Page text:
was the owner of the palatial mansion known as 33, Dover Street, 
Piccadilly, but when that thoroughfare became popular with clubs and 
dressmakers, he sold it, the new owners pulling down the old mansion 
and rebuilding. 

CU Rim l>on. CDe earl of £ucan, K.p., 3.p. 

ALEHAM House, Staines, the picturesque seat of the Earl 
of Lucan, was in earlier years the residence of Maria, Queen 
of Portugal. Both gardens and park are pleasingly laid 
out and very carefully kept. 

In contradistinction to many of our nobles, tlie Earl of Lucan 
(Sir George Bingham, K.P., J.P,) represents a family of purely 
Saxon origin, the forebears of which were foriiierly resident at Sutton 
Bingham, Somerset. Sir John de Bingham who held the property in 
the time of Henry I. was the direct ancestor of Sir Ralph de 
Bingham who was consecrated Bishop of Salisbury in 1229. He 
carried on the work of building the Cathedral, died in 1246, and was 
buried beneath the Nave. Sir Ralph's second son, Robert de Bingham, 
Mas an ancestor of Robert Bingham of Melcombe, whose brother, Sir 
Richard, was one of the most eminent soldiers of his time and who 
settled in Ireland. He was instrumental in reducing the insurrections 
in that kingdom in 1586, 1590 and 1593, and in recognition of his 
services was created Marshal of Ireland and a Baronet of Nova Scotia. 

His brother. Sir George, was military Governor of Sligo in 
1596. He and Sir Richard made a good road into County Roscommon, 
through the Curlew Mountains which had before been considered 
impassable. Even in these early days in the family history a connec- 
tion with Middlesex was established, for Sir George Bingham's 
grandson married the daughter of Sir Hugh Myddleton, of New River 

Tlie 5th Baronet, Sir John Bingham, was Governor and 
Member of Parhament for County Mayo. He married Anne, 
daughter of Agmondesham Vesej', of Lucan, County Dubhn, by 
Charlotte, his wife, only daughter and heir of Patrick Sarsfield, Earl 
of Lucan, who fell at the Battle of Landen in Flanders. The 6th 
Baronet, Sir John Bingham, also represented Mayo in Parliament, and 
dying unmarried was succeeded by his brother. Sir Charles, who was 
created 1st Earl of Lucan. 

The present Earl's father, the 3rd Earl of Lucan, was a Field 
Marshal in the Arnw, Colonel of the 1st Life Guards, G.C.B., 
Commander of the Legion of Honour, Knight 1st Class Medjidieh, a 
Knight of St. Anne of Russia and Lieutenant of Mayo. 

The 4tli Eail of Lucan was born in 1830. Like his father, 
he followed a military career for some time, joining the Coldstream 
Guards, of which regiment he was Captain and Lieutenant-Colonel in 
1859, retiring in I860. In 1854 he served as A.D.C to his father in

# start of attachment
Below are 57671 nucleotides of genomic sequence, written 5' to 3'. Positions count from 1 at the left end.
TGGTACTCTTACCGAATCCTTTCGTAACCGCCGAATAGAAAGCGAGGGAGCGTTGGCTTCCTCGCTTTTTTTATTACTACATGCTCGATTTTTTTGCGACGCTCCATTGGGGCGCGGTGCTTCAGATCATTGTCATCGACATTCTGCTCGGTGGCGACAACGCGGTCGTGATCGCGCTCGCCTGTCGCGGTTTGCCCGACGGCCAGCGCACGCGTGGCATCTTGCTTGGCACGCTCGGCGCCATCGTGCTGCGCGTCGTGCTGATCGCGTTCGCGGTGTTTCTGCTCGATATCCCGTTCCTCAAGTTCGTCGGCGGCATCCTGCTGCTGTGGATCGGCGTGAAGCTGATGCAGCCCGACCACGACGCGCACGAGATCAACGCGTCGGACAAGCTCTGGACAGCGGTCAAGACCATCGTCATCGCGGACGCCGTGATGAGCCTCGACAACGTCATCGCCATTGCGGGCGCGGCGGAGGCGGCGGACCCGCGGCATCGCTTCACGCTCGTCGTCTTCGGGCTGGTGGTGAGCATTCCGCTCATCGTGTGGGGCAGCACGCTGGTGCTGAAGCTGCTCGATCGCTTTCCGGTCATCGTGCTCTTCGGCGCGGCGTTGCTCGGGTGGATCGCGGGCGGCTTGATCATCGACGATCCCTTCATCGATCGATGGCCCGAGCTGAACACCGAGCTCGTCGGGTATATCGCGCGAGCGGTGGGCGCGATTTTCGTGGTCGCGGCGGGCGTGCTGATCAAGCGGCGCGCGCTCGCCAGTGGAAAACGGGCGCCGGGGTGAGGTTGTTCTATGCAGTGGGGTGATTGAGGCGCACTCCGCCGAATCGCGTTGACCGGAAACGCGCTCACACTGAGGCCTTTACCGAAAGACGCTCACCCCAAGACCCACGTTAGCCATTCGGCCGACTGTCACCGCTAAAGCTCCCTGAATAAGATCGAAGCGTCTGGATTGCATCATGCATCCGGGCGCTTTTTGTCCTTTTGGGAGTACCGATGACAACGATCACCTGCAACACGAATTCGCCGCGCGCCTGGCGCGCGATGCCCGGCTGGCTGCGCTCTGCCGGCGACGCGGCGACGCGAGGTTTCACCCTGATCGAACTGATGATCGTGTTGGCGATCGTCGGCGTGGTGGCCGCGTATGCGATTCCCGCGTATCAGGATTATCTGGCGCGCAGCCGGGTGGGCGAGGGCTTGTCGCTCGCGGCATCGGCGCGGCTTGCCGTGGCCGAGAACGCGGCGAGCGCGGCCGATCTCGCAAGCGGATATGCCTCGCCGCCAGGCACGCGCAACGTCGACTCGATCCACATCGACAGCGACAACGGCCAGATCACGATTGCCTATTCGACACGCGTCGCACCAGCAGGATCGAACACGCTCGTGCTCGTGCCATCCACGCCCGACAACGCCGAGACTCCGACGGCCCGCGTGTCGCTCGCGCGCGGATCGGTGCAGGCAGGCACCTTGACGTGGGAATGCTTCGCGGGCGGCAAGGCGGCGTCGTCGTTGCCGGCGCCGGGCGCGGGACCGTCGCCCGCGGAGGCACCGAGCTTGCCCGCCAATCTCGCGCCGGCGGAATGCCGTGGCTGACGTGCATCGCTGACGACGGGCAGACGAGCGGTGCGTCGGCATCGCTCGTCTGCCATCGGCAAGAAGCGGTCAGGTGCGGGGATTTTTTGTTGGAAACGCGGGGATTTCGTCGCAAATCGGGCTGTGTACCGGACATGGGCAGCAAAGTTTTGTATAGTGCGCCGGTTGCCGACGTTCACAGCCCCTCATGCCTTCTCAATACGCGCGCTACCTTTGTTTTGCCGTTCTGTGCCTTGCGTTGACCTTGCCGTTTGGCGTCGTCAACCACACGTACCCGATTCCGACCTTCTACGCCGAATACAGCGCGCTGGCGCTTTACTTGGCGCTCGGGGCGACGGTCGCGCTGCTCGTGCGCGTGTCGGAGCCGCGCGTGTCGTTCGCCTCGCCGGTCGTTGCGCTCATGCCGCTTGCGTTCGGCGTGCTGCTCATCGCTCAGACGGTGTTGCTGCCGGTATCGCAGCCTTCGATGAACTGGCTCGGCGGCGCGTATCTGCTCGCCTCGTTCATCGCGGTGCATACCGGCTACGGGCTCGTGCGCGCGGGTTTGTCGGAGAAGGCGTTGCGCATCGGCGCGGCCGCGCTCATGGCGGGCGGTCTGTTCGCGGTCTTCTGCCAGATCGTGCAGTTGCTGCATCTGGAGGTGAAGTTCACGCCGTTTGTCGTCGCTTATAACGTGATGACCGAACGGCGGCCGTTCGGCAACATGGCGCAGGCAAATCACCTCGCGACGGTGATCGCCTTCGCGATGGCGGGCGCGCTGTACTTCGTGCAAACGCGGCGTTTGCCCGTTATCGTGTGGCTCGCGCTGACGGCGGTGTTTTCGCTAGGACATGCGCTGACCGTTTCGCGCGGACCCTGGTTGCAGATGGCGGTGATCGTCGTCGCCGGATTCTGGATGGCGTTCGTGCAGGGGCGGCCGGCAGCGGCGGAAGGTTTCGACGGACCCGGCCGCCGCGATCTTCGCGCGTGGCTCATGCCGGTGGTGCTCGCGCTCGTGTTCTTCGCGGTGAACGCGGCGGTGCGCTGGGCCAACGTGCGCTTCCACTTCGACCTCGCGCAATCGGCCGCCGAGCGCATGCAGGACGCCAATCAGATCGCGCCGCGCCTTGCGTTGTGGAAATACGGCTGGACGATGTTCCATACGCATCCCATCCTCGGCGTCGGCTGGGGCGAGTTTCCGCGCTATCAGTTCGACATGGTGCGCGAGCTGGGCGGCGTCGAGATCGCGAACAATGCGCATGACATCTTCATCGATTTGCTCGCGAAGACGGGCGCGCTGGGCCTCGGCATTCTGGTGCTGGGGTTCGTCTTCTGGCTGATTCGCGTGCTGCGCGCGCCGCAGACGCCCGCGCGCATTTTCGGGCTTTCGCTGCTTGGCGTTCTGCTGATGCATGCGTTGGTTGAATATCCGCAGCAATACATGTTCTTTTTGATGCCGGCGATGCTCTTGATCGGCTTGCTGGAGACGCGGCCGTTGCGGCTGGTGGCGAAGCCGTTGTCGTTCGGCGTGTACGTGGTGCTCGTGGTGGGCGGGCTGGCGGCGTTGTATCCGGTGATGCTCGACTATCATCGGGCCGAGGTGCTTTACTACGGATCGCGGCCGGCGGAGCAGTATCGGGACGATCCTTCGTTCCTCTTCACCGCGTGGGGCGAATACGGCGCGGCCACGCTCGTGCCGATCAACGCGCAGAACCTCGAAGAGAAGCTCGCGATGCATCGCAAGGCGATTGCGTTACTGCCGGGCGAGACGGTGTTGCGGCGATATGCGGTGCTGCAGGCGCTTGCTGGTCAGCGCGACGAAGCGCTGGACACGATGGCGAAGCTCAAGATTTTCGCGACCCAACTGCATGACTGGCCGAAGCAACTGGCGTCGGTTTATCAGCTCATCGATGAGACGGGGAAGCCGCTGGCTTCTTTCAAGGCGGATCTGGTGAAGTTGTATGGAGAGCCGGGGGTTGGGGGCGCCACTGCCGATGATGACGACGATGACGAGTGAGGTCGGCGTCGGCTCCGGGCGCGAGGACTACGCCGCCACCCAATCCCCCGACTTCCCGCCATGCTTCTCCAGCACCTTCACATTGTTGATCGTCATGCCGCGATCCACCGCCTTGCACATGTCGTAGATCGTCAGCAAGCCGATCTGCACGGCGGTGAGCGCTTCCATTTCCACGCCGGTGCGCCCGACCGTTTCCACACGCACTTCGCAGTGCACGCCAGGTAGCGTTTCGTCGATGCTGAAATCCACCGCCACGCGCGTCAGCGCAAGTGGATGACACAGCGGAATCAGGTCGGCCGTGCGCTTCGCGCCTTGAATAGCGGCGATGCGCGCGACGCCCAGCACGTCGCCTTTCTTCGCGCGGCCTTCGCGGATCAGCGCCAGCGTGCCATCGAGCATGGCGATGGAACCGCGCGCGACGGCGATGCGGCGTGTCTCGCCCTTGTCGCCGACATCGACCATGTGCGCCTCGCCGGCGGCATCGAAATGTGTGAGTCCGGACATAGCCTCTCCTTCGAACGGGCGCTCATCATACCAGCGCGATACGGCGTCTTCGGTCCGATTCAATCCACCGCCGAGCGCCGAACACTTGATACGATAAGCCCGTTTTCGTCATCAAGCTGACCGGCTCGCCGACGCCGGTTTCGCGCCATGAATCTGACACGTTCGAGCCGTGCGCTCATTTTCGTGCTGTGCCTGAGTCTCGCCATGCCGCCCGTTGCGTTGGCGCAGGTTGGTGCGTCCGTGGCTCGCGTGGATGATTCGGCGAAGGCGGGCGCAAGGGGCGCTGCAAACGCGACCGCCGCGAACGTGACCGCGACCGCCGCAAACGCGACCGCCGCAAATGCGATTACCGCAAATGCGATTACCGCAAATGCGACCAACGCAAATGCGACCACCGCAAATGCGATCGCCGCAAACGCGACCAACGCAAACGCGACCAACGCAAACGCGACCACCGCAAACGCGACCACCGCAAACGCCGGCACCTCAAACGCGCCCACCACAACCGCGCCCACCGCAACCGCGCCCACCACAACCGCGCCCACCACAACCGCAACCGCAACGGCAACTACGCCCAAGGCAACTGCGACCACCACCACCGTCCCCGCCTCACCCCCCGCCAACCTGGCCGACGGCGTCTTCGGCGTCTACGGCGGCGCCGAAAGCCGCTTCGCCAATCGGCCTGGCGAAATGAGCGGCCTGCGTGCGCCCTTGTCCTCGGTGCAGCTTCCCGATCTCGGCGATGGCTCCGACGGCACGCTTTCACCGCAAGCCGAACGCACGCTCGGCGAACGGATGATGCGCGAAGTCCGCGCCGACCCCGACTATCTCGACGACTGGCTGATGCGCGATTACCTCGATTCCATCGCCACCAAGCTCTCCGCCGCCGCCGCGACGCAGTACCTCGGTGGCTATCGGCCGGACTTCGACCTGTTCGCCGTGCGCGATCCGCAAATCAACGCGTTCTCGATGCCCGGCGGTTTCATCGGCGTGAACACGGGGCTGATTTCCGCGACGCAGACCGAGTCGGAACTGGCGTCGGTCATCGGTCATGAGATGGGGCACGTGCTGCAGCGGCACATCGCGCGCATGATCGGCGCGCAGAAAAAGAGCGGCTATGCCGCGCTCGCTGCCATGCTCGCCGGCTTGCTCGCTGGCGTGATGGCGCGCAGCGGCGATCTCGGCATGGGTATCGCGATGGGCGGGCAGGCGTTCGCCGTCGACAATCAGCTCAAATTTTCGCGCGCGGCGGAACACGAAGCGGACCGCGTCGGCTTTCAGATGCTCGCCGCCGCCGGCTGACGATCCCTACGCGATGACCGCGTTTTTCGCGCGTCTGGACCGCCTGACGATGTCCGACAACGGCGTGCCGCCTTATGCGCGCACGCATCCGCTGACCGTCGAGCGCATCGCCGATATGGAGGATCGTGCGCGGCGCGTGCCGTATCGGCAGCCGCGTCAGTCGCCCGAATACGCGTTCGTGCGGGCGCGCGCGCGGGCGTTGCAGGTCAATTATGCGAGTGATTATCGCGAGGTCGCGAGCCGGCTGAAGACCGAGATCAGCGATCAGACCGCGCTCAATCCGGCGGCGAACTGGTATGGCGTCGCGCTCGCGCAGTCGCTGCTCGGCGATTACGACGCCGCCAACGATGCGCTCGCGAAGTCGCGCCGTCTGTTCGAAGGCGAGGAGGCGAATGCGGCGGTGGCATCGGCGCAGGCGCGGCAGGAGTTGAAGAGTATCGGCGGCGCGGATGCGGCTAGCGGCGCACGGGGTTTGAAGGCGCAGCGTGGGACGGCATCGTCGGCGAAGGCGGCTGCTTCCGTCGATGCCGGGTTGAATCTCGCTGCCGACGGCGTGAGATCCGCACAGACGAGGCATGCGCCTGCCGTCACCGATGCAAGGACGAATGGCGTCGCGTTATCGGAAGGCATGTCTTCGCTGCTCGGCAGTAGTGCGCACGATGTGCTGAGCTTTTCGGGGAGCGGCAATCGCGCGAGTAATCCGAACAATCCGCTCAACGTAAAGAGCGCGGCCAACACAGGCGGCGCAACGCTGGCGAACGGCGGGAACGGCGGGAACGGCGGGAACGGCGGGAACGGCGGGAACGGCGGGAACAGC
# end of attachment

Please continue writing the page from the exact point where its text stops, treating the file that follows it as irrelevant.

the Crimea. 

His Lordship married in 1859, the Lady Cecilia Catherine 
Gordon-Lennox, youngest daughter of the 5th Duke of Richmond, 
K.G., and has six sons and one daughter, his heir being Lord Bingham, 
who sat for some time as the Conservative member for the Chertsey 
Division of Surrey. 

From 18G5-74, the Earl of Lucan, like several of his ancestors, 
represented the County of Mayo in Parliament, sitting in the 
Conservative interest. Since 1901 he has been His Majesty's 
Lieutenant and Custos Rotulorum for that County. His Lordship, 
who is a Representative Peer foi- Ireland, has since 1889 been Vice- 
Admiral of Connaught, County Mayo, in which Province his Irish 
seat, Castlebar House, is situated. He is also a Knight of the Legion 
of Honour and the Order of the Medjidieh, 5th Class. He has been 
an Alderman of the Middlesex County Council since 1889. 

Lord Lucan's clubs arc tlie Carlton and the Turf. 


P.O., ( 


CDc RidDt 1)011. 
Cord George Francis Bamilton, PX., 6X.SJ. 


NAME which is respected throughout Middlesex is that 
of Lord George Haiiulton, who for many years represented 
the County in Parliament, and who holds high office as a 
Freemason Lord George may be said to have an inherited 
interest in the County as for some years Bentley Priory, Great 
Stanmore, was a favourite residence with his father, the Duke of 
Abercorn. The house derives its name from a priory of Austin 
Canons which existed there as early as 1243. Queen Adelaide leased 
the Priory in I 848 and died there in 1849, the apartment still known 
as ''the Queen's Room" having been her ftivourite chamber. In a 
summer house in the grounds Sir Walter Scott is said to have 
corrected the proof sheets of " Marvnion," and the poet Rogers 
traditionally wrote some part of his " Pleasures of Memory" in the 
beautiful gardens for which the Priory is famous. 

The third son of the 1st. Duke of Abercorn, Lord George 
Hamilton belongs to a family of statesmen. He was born in 1845, and 
was educated at Harrow. He married in 1871, Maud, youngest 
daughter of the 3rd Earl of Harewood. 

In 1868 his Lordship entered Parliament as the representative 
for the County of Middlesex. In that j^ear it was separated iato 
Divisions and from then until 1902 he went to St. Stephen's as the 
member for the Ealing Division, lu the House of Commons he 
continually showed that he could hold his own against anyone. 
Although to a certain extent always an independent politician with 
original and well-matured ideas of his own. Lord George Hamilton is a 
Conservative to the back bone in the best sense of the word, and a 

convinced believer in the fundamental principles of the party, the 
general policy of which he heartily adopts, but alvfays reserving to 
himself the right of jorivate judgment and of free comment and 
outspoken r;riticism. This notwithstanding, he has done not a little 
towards popularising Conservatism. He has worked hard for it, both in 
the House, where he has contributed ably to the debates, and outside, 
v.diere he is always sure of a welcome as a platform speaker who can 
ensure the attention and awaken the enthusiasm of his audience. His